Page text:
Dani Hall. To CT or not to CT?, Don't Forget the Bubbles, 2020. Available at:
Does introduction of a national guideline improve c-spine injury detection?
A wise paediatrician once told me that practicing medicine is part art, part science. Pathology and decision making are not always black and white. Sometimes we have to interpret the grey areas, balancing risk.
Cervical spine injuries in children are rare but missing a c-spine injury has devastating consequences. On the flip side, we are taught to apply the ALARA principle whenever deciding whether a child needs a CT.
ALARA stands for As Low As Reasonably Achievable and is a constant consideration for children whose tissues are very radiosensitive to minimize the lifetime risk of cancer. Obtaining good c-spine x-rays can be tricky and interpreting them requires skill. When managing children with potential for cervical spine injury we ask ourselves does this child need imaging of their c-spine and should it be a CT? In 2014 the National Institute of Health and Care Excellence, NICE, introduced a decision rule to help us select which children need c-spine imaging, and whether it should be by x-ray or CT. This was replicated in the Royal College of Radiology Paediatric Trauma Protocols, published that same year. The guidance describes seven indications for CT, six for CT without an x-ray and the seventh for when there is uncertainty following x-ray:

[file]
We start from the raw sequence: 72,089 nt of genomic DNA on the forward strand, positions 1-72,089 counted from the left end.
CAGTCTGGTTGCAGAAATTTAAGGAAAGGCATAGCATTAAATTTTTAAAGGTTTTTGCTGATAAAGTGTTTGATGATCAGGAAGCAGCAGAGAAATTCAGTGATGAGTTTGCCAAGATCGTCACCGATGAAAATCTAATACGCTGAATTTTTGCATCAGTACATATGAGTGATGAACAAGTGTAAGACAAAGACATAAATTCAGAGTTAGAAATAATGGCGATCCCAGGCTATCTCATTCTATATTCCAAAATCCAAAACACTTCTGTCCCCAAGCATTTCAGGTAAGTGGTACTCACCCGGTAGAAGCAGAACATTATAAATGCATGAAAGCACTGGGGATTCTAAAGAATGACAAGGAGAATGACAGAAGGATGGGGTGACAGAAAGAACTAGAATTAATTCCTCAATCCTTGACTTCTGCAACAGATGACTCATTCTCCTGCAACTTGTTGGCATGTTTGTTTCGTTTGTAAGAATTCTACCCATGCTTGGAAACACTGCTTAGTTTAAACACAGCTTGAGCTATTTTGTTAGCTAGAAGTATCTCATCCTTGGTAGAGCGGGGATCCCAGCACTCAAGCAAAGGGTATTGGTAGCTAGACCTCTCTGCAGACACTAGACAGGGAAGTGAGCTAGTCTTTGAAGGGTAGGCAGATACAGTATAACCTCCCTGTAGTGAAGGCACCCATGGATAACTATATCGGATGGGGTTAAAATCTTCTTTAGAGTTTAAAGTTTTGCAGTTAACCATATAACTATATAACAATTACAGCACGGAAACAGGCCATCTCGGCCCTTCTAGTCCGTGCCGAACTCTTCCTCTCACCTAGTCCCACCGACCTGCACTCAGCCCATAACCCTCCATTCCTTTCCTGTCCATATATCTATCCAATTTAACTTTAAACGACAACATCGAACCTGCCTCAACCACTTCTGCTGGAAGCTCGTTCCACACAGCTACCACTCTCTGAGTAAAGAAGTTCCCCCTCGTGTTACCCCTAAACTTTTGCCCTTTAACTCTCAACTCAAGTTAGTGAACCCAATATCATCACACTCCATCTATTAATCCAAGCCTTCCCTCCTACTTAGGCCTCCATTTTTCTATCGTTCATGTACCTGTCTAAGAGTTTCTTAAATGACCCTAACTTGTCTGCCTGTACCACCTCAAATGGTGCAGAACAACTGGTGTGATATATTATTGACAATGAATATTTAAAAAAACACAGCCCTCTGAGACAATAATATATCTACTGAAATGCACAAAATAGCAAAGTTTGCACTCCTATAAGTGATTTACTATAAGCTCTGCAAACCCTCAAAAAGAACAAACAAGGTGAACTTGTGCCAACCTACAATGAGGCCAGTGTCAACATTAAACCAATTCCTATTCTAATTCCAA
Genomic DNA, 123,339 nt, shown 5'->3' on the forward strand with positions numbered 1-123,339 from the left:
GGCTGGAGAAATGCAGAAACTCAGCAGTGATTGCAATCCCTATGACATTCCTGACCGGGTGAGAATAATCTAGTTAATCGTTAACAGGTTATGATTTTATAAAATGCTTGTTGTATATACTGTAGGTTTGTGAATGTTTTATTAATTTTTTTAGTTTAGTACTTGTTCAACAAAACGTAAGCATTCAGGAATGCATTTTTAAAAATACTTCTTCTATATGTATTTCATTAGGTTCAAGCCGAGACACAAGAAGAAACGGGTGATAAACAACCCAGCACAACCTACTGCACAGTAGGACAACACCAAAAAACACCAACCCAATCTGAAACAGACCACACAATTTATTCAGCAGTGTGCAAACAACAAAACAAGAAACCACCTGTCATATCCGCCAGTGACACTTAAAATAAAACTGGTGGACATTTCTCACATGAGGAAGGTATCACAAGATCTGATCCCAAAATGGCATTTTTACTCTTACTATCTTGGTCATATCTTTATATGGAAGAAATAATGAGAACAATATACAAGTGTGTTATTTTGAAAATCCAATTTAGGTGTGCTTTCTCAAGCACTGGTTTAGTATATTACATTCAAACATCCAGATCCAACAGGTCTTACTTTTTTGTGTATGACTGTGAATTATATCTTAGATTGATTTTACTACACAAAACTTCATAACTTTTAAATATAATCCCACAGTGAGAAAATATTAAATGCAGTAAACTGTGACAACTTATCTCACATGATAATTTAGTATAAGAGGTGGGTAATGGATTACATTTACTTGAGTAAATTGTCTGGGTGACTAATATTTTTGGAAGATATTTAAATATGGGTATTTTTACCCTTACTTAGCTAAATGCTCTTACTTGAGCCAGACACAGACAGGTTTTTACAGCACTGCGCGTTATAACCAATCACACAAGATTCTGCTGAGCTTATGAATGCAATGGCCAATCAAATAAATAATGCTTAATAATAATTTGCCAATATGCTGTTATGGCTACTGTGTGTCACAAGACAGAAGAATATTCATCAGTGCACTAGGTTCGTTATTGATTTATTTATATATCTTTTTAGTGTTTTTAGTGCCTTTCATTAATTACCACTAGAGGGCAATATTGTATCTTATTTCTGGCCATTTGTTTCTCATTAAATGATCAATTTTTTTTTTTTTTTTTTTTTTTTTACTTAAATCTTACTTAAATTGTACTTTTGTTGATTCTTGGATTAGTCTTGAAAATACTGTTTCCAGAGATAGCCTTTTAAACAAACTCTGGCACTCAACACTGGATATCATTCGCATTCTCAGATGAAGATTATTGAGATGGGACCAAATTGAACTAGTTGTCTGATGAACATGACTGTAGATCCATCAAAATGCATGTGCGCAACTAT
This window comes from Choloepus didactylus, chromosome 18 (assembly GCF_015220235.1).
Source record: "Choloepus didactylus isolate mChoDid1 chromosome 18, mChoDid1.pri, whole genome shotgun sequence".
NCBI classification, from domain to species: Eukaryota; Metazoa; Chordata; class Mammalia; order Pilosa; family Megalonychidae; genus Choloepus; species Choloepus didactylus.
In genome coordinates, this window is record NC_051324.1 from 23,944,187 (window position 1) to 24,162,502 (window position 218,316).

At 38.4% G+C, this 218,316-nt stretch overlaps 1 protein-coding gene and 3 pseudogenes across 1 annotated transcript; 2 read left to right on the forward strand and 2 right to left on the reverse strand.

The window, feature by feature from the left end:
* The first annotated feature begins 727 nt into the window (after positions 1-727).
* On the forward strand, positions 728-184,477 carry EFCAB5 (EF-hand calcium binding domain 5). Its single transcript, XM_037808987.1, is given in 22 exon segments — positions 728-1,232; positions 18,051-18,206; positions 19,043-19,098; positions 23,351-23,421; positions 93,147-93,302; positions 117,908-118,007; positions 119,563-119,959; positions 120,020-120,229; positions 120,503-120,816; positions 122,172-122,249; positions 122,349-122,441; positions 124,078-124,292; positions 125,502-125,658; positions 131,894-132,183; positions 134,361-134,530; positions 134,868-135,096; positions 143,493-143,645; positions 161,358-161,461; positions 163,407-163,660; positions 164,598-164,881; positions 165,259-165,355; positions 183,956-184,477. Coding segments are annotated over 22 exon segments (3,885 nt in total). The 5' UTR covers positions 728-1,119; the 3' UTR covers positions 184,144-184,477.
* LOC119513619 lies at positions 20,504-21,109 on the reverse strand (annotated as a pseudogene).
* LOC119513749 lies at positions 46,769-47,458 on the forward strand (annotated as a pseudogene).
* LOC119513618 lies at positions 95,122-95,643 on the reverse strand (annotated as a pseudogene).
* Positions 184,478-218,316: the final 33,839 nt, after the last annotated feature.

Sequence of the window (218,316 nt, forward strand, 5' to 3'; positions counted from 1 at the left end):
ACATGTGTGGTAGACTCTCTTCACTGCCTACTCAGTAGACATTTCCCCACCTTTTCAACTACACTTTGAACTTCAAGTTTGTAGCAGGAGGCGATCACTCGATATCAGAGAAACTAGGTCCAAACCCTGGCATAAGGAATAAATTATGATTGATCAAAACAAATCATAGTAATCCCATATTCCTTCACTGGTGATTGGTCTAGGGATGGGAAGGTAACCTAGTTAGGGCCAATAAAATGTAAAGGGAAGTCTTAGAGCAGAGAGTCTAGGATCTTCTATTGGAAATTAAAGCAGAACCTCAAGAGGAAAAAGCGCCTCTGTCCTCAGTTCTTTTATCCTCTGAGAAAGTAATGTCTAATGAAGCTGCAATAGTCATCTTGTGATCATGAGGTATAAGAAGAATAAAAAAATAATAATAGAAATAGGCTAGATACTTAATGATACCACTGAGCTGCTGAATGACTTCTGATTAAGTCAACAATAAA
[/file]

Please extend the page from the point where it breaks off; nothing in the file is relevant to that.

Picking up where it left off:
- Children with a GCS <13 on initial assessment
- A definitive diagnosis of c-spine injury is required
- Other body areas are being scanned for head injury or multi-region trauma
- Focal peripheral neurology
- Paraesthesia in the upper or lower limbs
- 3-view c-spine x-ray demonstrates a significant bony injury, was technically difficult to perform or inadequate, or was normal but with a strong clinical suspicion of injury